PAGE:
Women’s Health

An emerging link between the urinary microbiome and urinary incontinence

The discovery that the urinary tract has a microbiome analogous to the one in the digestive tract has led to research showing that in women with urinary incontinence, their urinary microbiome differs from those in women who do not have urinary incontinence.

Rising temperatures: How to avoid heat-related illnesses and deaths

Hotter summer temperatures and prolonged periods of intense heat can lead to heat-related illness — and even deaths –– particularly in areas known as urban heat islands. People who are elderly and those with existing health problems are especially vulnerable. Know what to do to protect yourself and others.

Gender differences in cardiovascular disease: Women are less likely to be prescribed certain heart medications

Cardiovascular disease is the leading killer of both women and men in the US, but despite the significant impact it has on women, awareness and education for women’s heart disease has historically been low. A recent meta-analysis found that women were significantly less likely to be prescribed common medications for CVD.

Can a daily pill lighten heavy menstrual bleeding caused by fibroids?

Huma Farid, MD

Contributor

Many women develop benign uterine fibroids, which may cause heavy menstrual bleeding, a problem that may be more severe among Black women. A new daily medication approved by the FDA may help some women by lightening blood loss during monthly periods.

When lockdown is not actually safer: Intimate partner violence during COVID-19

Eve Valera, PhD

Contributor

For women living with abusive partners, the COVID-19 pandemic has made an already difficult and dangerous situation even worse. And even if a woman had been thinking about leaving an abusive situation or planning to leave, with current restrictions she may not be able to.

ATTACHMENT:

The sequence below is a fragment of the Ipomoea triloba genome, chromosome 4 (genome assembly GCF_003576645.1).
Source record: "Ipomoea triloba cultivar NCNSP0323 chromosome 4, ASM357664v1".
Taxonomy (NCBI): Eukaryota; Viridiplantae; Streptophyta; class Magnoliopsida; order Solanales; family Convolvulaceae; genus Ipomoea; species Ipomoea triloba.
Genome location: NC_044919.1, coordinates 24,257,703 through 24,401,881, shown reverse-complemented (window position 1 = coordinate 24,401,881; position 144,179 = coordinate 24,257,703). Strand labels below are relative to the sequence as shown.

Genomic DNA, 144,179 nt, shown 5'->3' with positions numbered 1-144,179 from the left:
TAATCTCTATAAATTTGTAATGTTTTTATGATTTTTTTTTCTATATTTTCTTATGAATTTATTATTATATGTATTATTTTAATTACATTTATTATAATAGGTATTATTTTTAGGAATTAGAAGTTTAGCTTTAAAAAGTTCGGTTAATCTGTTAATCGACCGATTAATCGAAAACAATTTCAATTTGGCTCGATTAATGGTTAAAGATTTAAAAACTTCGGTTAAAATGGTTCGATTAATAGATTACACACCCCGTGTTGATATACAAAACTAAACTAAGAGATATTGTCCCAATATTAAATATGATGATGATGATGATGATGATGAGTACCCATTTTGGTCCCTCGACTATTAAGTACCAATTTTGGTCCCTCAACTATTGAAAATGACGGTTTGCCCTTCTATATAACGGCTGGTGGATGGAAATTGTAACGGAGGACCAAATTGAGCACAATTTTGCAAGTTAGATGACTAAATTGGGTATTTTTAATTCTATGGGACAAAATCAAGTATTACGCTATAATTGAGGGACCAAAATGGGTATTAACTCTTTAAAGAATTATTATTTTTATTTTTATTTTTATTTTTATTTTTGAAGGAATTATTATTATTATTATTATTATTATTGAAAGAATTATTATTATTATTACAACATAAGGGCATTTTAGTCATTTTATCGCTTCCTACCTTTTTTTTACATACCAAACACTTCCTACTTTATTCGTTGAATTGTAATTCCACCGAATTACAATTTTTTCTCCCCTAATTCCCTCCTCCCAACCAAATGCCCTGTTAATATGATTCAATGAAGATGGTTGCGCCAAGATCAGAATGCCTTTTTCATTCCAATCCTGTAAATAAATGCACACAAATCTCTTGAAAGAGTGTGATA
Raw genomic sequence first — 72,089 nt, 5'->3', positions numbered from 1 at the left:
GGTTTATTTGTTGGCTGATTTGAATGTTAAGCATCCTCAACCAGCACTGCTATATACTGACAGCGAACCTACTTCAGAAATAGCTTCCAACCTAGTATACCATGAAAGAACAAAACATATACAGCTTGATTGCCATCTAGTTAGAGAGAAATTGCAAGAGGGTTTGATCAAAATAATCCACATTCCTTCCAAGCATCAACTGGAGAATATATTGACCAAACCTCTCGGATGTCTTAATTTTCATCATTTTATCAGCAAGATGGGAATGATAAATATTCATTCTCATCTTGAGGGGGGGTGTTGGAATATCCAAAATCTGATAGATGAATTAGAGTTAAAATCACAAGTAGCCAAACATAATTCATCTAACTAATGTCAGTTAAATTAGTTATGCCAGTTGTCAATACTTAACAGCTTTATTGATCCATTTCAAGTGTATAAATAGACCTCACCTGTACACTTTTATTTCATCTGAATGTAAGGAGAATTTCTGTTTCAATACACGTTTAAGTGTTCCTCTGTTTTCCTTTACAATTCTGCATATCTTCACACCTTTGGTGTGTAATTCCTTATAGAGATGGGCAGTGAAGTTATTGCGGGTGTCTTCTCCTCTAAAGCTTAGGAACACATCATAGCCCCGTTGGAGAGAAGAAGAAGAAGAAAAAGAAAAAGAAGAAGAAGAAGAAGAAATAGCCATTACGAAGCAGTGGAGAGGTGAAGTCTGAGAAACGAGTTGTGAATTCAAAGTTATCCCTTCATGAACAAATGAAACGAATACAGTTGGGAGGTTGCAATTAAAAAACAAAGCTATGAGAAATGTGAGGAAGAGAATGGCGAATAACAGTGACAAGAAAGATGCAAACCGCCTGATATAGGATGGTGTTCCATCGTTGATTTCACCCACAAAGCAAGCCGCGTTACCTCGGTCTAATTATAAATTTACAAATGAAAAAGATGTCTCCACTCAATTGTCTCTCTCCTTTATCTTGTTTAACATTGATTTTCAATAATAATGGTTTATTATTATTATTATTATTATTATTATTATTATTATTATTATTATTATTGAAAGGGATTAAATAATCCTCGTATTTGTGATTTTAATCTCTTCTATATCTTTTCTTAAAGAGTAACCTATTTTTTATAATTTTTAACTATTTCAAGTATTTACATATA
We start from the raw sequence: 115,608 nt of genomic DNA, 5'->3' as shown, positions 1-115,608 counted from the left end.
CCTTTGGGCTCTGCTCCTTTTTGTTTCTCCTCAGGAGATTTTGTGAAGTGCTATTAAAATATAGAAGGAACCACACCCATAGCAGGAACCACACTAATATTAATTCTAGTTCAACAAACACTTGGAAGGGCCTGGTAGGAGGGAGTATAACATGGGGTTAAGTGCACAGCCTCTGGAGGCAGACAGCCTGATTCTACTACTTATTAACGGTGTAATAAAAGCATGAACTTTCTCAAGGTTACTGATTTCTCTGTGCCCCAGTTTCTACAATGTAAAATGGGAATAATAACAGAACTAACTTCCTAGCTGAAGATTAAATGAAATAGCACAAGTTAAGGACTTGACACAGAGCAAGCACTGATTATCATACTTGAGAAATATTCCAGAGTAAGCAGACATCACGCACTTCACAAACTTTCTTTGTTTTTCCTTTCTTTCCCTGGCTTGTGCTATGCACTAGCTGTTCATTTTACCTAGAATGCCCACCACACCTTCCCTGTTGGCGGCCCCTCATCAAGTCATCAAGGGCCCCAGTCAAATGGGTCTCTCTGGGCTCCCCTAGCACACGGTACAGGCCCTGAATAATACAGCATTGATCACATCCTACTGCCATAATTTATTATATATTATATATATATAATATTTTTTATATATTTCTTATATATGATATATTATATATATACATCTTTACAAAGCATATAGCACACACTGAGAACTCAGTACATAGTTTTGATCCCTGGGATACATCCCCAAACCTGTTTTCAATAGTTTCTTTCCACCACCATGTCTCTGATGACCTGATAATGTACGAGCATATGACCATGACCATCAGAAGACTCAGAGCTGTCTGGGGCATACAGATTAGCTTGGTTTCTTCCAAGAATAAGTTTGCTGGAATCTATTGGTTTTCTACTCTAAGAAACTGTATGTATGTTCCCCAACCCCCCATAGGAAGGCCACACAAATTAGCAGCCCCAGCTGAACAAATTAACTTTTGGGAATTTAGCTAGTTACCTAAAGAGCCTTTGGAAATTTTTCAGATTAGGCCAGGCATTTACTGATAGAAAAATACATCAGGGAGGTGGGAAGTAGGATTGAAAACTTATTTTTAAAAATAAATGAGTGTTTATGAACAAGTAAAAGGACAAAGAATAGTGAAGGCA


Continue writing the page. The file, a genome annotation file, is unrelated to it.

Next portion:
Some healthcare can safely wait (and some can’t)

Robert H. Shmerling, MD

Senior Faculty Editor, Harvard Health Publishing

Some routine or elective healthcare can safely wait a while, but putting off medical care for certain health conditions or potentially serious problems is risky.

Do adults really need tetanus booster shots?

Sara W. Dong, MD

Contributor
Wendy Stead, MD

Contributor

Can childhood tetanus vaccinations offer sufficient protection during adulthood without regular booster shots? Although a new study posits this, the CDC continues to recommend booster shots every 10 years.

All rise now — just how fit are you?

Matthew Solan

Executive Editor, Harvard Men's Health Watch

Attempting to stand up from a seated position on the floor is a good way to assess your overall fitness. No problem? Do it regularly to track your physical health. Having difficulty? Try these exercises to help you improve your fitness.

Is it time to give up your annual mammogram?

The question of what age a woman can stop having mammograms does not have a definite answer, but is one each woman must answer based on her circumstances and her feelings about the risks of the procedure versus its benefits.

U=U: Ending stigma and empowering people living with HIV

People living with HIV can suppress the virus by taking medication daily. If the level of virus in a person’s blood is suppressed successfully, research shows that the virus isn’t passed on to others. U=U means “undetectable equals untransmittable.”